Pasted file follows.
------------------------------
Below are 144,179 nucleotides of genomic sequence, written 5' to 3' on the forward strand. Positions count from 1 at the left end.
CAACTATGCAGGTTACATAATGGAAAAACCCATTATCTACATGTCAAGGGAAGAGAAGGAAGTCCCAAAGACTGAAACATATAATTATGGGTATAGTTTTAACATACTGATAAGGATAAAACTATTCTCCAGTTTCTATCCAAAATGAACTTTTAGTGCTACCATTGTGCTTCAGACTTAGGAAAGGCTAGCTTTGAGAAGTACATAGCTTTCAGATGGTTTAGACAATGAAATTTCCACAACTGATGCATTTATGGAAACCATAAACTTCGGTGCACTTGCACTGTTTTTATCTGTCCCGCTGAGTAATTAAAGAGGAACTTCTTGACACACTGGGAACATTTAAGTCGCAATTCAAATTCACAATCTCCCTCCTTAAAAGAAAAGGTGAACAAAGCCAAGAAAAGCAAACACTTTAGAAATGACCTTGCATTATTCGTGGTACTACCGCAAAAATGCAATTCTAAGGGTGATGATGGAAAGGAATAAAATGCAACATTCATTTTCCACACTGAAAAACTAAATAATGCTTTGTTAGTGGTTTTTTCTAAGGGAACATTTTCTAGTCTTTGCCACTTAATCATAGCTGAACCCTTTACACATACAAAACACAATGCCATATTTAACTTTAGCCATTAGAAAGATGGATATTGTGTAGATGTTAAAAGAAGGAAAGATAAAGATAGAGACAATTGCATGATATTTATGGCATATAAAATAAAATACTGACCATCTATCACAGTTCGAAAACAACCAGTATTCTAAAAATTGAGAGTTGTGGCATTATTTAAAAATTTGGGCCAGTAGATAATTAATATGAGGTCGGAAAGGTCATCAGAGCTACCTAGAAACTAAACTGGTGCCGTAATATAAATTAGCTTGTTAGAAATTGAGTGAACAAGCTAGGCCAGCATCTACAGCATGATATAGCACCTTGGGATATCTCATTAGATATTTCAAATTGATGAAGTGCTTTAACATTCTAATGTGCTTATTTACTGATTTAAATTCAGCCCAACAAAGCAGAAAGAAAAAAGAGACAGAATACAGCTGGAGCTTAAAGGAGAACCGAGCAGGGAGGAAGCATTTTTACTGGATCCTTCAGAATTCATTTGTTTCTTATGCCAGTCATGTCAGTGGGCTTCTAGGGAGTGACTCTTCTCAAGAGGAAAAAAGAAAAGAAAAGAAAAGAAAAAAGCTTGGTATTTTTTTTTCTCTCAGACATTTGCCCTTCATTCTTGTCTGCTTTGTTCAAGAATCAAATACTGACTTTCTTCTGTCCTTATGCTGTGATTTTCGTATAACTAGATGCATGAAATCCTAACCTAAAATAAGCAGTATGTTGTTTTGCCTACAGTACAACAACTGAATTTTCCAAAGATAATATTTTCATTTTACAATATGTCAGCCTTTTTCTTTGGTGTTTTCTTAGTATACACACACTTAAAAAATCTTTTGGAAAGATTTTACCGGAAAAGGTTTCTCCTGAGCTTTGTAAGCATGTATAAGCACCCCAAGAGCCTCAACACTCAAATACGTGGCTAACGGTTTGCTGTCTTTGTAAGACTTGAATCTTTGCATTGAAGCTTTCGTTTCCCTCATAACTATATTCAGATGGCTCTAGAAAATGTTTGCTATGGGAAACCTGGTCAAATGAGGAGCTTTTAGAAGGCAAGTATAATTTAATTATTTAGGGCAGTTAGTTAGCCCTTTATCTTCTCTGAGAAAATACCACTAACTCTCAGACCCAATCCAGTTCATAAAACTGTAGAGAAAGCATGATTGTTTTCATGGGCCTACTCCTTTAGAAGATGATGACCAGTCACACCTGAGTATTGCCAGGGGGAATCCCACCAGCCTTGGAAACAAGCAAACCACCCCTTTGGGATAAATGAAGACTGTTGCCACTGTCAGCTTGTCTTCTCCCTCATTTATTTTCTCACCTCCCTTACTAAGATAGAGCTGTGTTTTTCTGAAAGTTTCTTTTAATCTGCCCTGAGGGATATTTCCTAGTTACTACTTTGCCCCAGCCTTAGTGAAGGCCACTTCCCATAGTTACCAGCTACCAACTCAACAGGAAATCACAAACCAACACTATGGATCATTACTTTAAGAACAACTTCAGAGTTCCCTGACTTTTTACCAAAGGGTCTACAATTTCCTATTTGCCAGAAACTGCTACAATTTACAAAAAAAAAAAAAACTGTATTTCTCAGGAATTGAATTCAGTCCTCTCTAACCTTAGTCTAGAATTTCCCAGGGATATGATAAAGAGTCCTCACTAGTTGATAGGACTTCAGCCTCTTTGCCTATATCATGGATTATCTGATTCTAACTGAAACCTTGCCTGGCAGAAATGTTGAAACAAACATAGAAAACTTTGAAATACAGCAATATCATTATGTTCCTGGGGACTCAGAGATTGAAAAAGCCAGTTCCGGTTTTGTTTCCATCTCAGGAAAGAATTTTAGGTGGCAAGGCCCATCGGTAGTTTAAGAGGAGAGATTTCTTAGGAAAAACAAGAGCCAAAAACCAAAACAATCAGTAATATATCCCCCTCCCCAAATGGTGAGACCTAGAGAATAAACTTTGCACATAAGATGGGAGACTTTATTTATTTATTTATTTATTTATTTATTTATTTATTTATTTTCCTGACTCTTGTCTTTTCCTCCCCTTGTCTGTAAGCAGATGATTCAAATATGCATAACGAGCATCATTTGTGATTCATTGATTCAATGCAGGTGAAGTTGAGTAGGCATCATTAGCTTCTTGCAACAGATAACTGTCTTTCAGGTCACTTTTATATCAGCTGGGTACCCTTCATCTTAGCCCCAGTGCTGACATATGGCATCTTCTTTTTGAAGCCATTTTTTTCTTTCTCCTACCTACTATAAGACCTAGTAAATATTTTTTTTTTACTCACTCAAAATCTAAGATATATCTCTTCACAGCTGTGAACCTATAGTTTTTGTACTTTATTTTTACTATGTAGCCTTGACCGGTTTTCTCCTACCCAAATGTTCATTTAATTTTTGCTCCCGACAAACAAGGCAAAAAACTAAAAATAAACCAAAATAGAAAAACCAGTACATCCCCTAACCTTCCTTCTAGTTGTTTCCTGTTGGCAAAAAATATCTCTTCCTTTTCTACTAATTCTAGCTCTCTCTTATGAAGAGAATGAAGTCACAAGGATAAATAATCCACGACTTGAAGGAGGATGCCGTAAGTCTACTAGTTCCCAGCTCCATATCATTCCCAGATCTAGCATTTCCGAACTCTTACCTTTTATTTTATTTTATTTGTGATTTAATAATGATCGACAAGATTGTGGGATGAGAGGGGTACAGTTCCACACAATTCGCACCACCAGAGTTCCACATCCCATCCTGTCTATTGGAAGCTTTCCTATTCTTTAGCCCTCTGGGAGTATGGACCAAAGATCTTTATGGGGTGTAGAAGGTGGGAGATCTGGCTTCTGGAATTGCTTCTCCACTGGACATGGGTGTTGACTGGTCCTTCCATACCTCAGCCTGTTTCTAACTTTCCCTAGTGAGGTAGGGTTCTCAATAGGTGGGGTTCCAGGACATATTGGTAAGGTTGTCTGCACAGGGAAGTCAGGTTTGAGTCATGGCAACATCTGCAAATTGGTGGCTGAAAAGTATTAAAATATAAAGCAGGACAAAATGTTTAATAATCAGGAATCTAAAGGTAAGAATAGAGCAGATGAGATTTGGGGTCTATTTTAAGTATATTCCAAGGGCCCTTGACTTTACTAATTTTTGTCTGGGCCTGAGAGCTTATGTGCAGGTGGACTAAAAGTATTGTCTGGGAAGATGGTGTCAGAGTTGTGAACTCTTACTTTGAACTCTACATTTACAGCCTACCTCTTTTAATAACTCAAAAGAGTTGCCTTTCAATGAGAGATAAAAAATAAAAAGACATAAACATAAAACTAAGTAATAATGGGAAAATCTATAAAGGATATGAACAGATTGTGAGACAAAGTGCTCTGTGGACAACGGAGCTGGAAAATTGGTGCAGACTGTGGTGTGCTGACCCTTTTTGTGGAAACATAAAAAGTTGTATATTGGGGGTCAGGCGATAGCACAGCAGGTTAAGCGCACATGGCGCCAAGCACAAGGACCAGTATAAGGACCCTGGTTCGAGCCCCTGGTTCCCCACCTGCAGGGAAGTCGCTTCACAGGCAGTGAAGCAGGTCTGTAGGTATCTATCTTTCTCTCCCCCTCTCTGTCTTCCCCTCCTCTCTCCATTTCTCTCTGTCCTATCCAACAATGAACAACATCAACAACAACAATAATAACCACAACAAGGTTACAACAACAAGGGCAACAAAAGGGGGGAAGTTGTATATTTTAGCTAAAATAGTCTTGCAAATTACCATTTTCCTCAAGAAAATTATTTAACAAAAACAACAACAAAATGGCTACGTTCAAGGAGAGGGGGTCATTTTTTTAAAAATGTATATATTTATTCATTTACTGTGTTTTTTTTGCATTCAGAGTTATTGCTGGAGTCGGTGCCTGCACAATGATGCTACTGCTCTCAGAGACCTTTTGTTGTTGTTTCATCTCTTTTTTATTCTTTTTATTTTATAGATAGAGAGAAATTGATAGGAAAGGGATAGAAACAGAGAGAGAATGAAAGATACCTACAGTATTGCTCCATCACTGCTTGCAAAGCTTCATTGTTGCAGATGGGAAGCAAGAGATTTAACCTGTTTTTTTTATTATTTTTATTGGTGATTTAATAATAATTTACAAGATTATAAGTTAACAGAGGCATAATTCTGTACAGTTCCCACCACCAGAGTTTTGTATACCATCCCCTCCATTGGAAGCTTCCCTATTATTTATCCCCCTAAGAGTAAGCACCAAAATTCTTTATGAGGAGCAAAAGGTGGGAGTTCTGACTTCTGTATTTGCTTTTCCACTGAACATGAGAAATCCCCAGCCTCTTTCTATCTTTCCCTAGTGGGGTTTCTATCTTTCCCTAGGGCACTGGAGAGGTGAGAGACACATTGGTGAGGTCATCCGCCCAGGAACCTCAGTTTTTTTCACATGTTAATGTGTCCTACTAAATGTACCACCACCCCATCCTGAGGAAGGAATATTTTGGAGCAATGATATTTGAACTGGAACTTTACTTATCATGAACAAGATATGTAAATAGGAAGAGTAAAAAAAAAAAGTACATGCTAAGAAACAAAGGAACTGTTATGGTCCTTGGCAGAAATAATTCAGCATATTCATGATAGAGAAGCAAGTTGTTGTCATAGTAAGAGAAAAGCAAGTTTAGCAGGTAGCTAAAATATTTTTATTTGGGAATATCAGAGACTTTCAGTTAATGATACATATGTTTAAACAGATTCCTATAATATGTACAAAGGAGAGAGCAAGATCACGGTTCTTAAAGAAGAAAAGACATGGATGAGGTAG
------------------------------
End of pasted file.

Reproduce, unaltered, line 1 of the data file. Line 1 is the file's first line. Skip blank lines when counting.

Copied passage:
Below are 144,179 nucleotides of genomic sequence, written 5' to 3' on the forward strand. Positions count from 1 at the left end.